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The cortical activation differences between proximal and distal joint movements of the upper extremities: A functional NIRS study
- The cortical activation differences between proximal and distal joint movements of the upper extremities: A functional NIRS study
- Yeo, Sang Seok; Chang, Pyung-Hun; Jang, Sung Ho
- Issue Date
- NeuroRehabilitation, 32(4), 861-866
- Article Type
- Adult; Brain Mapping; Clinical Article; Controlled Study; Corticoreticulospinal Tract; Corticospinal Tract; Diagnostic Imaging Equipment; Female; Functional Near-Infrared Spectroscopy (FNIRS); Functional Nirs; Hand; Hand Movement; Hemoglobin; Hemoglobin Blood Level; Human; Humans; Joint Function; Joints; Male; Motor Control; Motor Cortex; Movement; Near-Infrared Spectroscopy; Neurophysiological Recruitment; Oxyhemoglobin; Prefrontal Cortex; Premotor Cortex; Sensorimotor Cortex; Shoulder; Shoulder Movement; Spectroscopy, Near-Infrared; Upper Extremity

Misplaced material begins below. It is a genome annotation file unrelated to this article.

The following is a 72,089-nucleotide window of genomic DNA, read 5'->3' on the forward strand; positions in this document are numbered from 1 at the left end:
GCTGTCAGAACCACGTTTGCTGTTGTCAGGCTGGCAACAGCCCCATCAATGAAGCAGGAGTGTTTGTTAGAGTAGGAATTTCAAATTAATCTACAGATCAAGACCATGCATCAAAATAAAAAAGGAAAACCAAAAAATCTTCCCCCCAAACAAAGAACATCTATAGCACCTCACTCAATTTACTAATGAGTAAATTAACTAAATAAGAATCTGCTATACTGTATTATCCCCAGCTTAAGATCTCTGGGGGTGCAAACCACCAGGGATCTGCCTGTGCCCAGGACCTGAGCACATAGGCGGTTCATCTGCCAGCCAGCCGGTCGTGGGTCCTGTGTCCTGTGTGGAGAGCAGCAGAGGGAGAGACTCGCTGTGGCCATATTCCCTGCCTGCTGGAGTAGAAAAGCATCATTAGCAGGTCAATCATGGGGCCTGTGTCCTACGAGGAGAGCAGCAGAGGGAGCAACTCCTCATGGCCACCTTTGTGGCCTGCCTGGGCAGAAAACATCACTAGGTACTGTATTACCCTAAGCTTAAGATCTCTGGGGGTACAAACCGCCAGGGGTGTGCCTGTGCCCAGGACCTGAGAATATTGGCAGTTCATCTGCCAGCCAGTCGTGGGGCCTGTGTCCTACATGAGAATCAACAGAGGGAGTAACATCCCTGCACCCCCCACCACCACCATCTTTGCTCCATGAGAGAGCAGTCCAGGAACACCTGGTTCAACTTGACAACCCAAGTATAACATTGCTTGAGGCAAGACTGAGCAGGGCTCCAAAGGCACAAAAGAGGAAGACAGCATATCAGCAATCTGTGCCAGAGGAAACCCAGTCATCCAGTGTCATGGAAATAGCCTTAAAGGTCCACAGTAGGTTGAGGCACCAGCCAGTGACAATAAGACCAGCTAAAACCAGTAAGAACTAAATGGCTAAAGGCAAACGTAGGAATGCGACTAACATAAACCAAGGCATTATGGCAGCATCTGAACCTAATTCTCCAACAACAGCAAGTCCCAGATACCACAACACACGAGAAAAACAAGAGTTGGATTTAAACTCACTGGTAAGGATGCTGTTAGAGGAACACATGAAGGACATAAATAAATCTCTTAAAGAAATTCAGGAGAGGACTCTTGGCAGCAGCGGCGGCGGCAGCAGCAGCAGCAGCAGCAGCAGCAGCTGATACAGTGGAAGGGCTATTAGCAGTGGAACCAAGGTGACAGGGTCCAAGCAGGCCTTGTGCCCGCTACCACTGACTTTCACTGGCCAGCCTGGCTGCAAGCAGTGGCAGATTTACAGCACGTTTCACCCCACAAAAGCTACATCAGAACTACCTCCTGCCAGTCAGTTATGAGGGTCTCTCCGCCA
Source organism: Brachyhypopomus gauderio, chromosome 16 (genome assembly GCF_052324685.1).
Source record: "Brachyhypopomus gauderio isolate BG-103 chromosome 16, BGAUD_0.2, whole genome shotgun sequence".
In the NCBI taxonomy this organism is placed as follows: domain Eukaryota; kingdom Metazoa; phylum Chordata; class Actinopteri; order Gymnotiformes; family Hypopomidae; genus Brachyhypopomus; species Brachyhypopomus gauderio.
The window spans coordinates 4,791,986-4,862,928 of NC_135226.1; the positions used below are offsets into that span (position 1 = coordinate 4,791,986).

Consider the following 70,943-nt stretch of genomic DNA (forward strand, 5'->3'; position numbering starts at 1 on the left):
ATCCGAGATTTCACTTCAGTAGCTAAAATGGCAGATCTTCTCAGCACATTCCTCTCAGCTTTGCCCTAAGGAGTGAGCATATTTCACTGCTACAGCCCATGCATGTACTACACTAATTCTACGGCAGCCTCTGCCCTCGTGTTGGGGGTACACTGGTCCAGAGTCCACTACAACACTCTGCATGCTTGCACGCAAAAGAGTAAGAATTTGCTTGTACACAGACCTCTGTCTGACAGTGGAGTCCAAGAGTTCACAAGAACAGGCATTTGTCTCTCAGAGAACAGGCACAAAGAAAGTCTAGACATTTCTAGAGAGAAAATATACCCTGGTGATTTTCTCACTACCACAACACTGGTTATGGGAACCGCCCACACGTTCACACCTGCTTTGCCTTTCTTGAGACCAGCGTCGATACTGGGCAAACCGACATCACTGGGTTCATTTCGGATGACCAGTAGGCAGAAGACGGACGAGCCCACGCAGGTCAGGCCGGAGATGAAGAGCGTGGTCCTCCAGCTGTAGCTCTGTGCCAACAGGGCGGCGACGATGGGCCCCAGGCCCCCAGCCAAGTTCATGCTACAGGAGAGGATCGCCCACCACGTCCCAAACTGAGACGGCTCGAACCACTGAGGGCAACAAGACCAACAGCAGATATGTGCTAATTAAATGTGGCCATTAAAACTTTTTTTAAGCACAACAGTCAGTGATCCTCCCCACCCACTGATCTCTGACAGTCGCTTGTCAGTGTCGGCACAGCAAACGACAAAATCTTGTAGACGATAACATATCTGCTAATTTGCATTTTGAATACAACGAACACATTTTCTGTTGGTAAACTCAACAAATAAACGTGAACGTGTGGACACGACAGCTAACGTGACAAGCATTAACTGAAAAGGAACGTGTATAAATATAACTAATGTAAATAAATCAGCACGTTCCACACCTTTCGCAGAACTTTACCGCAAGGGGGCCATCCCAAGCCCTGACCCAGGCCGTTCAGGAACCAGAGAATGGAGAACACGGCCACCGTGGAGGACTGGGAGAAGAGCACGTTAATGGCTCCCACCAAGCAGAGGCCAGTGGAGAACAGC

- OBJECTIVES: Motor control of musculature of proximal and distal joints has been suggested to differ. However, no study comparing patterns of activation between movements of proximal and distal joints has been conducted. In this study, using functional near infrared spectroscopy (fNIRS), we attempted to compare patterns of cortical activation generated during movements of shoulder and hand. METHODS: Nine normal subjects were recruited. fNIRS was performed using a fNIRS system with 49 channels. Flexion-extension movements of the right shoulder or hand were performed. We measured values of oxy-hemoglobin (HbO) and total-hemoglobin (HbT) in three regions of interest: the primary sensory-motor cortex (SM1), the premotor cortex (PMC), and the prefrontal cortex (PFC). The relative activation ratio of HbO and HbT was estimated for comparison of the relative activity of the left PMC or PFC to the left SM1. RESULTS: Mean values of HbO and HbT of the left SM1, PMC, and PFC were higher during movements of the right shoulder, compared with movements of the left hand. Relative activation ratios for movements of the right shoulder (HbO: PMC-104.5%, PFC-110.9%; HbT: PMC-136.3%, PFC-200.1%) were greater than 100%, and, by contrast, less than 100% (HbO: PMC-57.5%, PFC-84.8%; HbT: PMC-88.9%, PFC-70.3%) for movements of the right hand. CONCLUSIONS: Our results appear to indicate that movements of the shoulder require greater neural recruitment than movements of the hand. In addition, the PMC and PFC appeared to have greater involvement than the SM1 in movements of the shoulder; by contrast, the SM1 appears to have greater involvement than the PMC and PFC in movements of the hand.
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